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President Buhari Meets Pro-Chancellors, Vows To Make ‘Further Consultations’ On ASUU’s Demands

President Buhari Meets Pro-Chancellors, Vows To Make ‘Further Consultations’ On ASUU’s Demands
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President Muhammadu Buhari has promised to engage in further consultations with relevant stakeholders towards ending the strike embarked on by the Academic Staff Union of Universities (ASUU).

Buhari spoke on Friday when he met with the committee of pro-chancellors of federal universities, at the state house in Abuja.

“I will make further consultations, and I’ll get back to you,” Buhari said.

According to a statement by Femi Adesina, presidential spokesman, the pro-chancellors were led to the meeting by Nimi Briggs, chairman of the ASUU/federal government negotiation team.

Briggs was quoted as saying they came to meet with Buhari in his capacity “as president and commander-in-chief, as the father of the nation, and as a visitor to the federal universities”.

He added that despite the impact of the months of industrial action, “the future of the university system in the country is good”.

He cited the recent listing of the University of Ibadan among the first 1,000 universities in the world as “a development occurring for the first time”.

Briggs also commended the federal government for concessions already made to the striking lecturers, including the offer to raise salaries by 23.5 percent across the board, and 35 percent for professors.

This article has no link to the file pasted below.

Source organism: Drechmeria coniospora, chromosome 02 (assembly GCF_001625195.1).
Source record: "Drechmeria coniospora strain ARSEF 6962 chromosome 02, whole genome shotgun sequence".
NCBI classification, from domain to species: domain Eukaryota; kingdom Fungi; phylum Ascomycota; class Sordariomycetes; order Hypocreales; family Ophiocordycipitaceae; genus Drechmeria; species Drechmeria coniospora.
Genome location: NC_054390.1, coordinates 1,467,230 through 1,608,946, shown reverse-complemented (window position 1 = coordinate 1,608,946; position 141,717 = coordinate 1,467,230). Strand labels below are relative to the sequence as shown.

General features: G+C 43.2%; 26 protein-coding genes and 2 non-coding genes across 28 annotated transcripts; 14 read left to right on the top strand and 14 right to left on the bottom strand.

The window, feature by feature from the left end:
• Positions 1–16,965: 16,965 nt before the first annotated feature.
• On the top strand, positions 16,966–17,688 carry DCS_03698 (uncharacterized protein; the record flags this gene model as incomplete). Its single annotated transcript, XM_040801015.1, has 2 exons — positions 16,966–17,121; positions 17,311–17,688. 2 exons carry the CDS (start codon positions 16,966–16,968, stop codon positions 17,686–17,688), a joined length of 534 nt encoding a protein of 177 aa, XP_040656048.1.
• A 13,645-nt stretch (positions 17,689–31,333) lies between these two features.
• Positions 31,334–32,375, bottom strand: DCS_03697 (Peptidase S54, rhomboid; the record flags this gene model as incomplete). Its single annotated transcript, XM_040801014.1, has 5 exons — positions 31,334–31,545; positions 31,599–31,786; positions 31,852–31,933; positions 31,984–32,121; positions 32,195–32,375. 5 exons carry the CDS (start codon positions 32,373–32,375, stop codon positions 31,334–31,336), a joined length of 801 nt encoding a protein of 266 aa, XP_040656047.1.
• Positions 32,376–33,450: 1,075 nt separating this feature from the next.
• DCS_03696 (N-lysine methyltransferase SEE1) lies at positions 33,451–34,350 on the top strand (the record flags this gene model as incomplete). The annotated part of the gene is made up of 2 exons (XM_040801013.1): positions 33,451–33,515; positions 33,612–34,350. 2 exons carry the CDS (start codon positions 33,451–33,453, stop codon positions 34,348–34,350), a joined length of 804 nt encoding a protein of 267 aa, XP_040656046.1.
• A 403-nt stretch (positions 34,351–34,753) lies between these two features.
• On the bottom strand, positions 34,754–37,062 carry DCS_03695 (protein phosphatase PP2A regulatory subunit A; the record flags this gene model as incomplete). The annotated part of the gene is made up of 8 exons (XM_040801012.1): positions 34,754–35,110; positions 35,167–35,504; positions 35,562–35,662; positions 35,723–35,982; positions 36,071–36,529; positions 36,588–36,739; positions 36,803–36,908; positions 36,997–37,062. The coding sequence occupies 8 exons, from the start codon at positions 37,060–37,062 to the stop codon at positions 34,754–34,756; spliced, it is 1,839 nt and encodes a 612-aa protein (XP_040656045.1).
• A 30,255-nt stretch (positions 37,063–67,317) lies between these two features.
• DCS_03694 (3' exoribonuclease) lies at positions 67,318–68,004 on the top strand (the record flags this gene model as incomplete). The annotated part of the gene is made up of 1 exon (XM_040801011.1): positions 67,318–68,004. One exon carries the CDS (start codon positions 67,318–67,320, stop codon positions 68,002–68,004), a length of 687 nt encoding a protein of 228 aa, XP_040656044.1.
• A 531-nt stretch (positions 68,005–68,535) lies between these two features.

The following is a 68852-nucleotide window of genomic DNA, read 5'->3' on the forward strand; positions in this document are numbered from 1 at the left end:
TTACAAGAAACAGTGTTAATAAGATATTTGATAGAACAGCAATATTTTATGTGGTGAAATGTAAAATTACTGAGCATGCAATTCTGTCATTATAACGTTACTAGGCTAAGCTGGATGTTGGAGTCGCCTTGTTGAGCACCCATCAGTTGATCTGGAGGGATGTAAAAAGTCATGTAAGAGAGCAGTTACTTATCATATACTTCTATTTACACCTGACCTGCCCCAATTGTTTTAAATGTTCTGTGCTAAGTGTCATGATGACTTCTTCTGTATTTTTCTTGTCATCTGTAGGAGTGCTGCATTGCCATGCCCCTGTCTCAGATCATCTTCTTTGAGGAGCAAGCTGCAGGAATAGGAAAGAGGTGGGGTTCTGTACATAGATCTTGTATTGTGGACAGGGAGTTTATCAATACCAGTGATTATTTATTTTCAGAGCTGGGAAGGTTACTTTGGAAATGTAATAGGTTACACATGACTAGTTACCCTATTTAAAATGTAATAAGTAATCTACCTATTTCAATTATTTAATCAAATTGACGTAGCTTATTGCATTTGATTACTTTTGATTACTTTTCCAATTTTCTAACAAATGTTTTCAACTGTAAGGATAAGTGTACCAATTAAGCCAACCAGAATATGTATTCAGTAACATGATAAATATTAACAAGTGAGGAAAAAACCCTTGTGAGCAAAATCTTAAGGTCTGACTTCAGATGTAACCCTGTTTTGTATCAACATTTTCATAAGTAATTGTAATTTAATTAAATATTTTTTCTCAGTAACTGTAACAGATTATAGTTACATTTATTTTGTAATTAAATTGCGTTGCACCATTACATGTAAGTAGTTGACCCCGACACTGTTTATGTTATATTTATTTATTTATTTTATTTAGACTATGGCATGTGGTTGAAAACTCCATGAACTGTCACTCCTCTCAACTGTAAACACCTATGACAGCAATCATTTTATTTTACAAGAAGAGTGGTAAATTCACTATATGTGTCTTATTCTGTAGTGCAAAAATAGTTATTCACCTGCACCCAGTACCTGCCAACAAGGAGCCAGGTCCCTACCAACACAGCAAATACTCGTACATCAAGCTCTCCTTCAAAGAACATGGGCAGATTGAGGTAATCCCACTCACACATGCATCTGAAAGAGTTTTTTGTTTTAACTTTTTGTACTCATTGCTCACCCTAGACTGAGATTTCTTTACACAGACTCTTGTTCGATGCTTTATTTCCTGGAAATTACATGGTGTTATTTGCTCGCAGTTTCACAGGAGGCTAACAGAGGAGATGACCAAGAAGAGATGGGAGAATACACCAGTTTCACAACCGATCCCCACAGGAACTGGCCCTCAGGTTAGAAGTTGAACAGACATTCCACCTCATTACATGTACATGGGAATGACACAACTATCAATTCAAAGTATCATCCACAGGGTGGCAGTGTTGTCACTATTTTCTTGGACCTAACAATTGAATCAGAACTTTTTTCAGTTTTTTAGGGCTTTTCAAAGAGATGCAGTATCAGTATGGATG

He, however, asked for “further inching up of the salary, in view of the economic situation of the country”.

The pro-chancellors also asked for a reconsideration of the ‘no work, no pay’ stance of the federal government.

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They promised that lecturers would make up for time lost as soon as an amicable situation is reached, and schools are reopened.

On his part, Goodluck Opiah, minister of state for education, said all the concessions made by the federal government were to ensure that “the industrial action comes to an end, but ASUU has remained adamant”.
ASUU on Thursday, said it is ready to suspend the ongoing strike if the federal government shows willingness to accept “its minimum demands”.

Image courtesy of Akinshola Lucky Akintelure - ApplesBite International Magazine
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Akinshola Akintelure is a Content Writer, a tech savvy and Social Media Manager.


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